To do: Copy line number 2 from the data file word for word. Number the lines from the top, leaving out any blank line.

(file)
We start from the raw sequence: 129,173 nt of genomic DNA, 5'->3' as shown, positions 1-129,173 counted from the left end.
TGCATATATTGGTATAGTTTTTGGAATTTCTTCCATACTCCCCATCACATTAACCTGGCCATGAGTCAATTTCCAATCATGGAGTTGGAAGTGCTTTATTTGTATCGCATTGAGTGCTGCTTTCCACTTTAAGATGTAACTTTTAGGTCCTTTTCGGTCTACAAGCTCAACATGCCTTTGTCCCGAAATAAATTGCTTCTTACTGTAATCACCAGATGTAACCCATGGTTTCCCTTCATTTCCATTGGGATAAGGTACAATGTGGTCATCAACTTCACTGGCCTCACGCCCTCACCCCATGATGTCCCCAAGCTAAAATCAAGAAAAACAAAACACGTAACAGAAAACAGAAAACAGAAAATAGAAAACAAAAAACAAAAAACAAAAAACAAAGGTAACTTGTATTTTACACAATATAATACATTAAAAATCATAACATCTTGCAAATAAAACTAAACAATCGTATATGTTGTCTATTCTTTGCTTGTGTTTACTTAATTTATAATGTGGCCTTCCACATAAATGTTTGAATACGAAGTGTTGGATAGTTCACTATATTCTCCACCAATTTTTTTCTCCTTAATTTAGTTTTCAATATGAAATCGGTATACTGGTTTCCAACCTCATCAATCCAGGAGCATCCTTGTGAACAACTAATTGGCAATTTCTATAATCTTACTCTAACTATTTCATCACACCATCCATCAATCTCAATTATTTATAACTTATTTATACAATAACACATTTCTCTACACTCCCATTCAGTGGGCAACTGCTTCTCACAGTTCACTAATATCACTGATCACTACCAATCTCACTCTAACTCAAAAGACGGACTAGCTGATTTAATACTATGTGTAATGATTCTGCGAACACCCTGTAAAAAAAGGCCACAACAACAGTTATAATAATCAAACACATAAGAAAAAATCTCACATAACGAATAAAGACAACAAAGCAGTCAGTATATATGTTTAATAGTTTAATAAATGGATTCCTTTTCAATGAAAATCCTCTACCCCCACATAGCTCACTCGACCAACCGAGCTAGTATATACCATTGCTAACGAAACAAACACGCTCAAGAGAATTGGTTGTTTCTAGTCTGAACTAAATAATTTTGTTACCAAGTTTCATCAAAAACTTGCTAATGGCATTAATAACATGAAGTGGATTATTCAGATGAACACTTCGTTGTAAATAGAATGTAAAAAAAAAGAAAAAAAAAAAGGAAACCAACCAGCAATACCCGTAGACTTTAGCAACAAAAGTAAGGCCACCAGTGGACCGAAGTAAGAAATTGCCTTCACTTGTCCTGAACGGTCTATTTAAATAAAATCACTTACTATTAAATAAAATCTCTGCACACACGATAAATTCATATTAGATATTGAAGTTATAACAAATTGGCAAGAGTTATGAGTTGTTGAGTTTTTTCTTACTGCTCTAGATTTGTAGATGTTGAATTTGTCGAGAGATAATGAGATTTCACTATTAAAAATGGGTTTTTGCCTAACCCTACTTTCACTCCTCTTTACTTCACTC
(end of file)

TGCATATATTGGTATAGTTTTTGGAATTTCTTCCATACTCCCCATCACATTAACCTGGCCATGAGTCAATTTCCAATCATGGAGTTGGAAGTGCTTTATTTGTATCGCATTGAGTGCTGCTTTCCACTTTAAGATGTAACTTTTAGGTCCTTTTCGGTCTACAAGCTCAACATGCCTTTGTCCCGAAATAAATTGCTTCTTACTGTAATCACCAGATGTAACCCATGGTTTCCCTTCATTTCCATTGGGATAAGGTACAATGTGGTCATCAACTTCACTGGCCTCACGCCCTCACCCCATGATGTCCCCAAGCTAAAATCAAGAAAAACAAAACACGTAACAGAAAACAGAAAACAGAAAATAGAAAACAAAAAACAAAAAACAAAAAACAAAGGTAACTTGTATTTTACACAATATAATACATTAAAAATCATAACATCTTGCAAATAAAACTAAACAATCGTATATGTTGTCTATTCTTTGCTTGTGTTTACTTAATTTATAATGTGGCCTTCCACATAAATGTTTGAATACGAAGTGTTGGATAGTTCACTATATTCTCCACCAATTTTTTTCTCCTTAATTTAGTTTTCAATATGAAATCGGTATACTGGTTTCCAACCTCATCAATCCAGGAGCATCCTTGTGAACAACTAATTGGCAATTTCTATAATCTTACTCTAACTATTTCATCACACCATCCATCAATCTCAATTATTTATAACTTATTTATACAATAACACATTTCTCTACACTCCCATTCAGTGGGCAACTGCTTCTCACAGTTCACTAATATCACTGATCACTACCAATCTCACTCTAACTCAAAAGACGGACTAGCTGATTTAATACTATGTGTAATGATTCTGCGAACACCCTGTAAAAAAAGGCCACAACAACAGTTATAATAATCAAACACATAAGAAAAAATCTCACATAACGAATAAAGACAACAAAGCAGTCAGTATATATGTTTAATAGTTTAATAAATGGATTCCTTTTCAATGAAAATCCTCTACCCCCACATAGCTCACTCGACCAACCGAGCTAGTATATACCATTGCTAACGAAACAAACACGCTCAAGAGAATTGGTTGTTTCTAGTCTGAACTAAATAATTTTGTTACCAAGTTTCATCAAAAACTTGCTAATGGCATTAATAACATGAAGTGGATTATTCAGATGAACACTTCGTTGTAAATAGAATGTAAAAAAAAAGAAAAAAAAAAAGGAAACCAACCAGCAATACCCGTAGACTTTAGCAACAAAAGTAAGGCCACCAGTGGACCGAAGTAAGAAATTGCCTTCACTTGTCCTGAACGGTCTATTTAAATAAAATCACTTACTATTAAATAAAATCTCTGCACACACGATAAATTCATATTAGATATTGAAGTTATAACAAATTGGCAAGAGTTATGAGTTGTTGAGTTTTTTCTTACTGCTCTAGATTTGTAGATGTTGAATTTGTCGAGAGATAATGAGATTTCACTATTAAAAATGGGTTTTTGCCTAACCCTACTTTCACTCCTCTTTACTTCACTC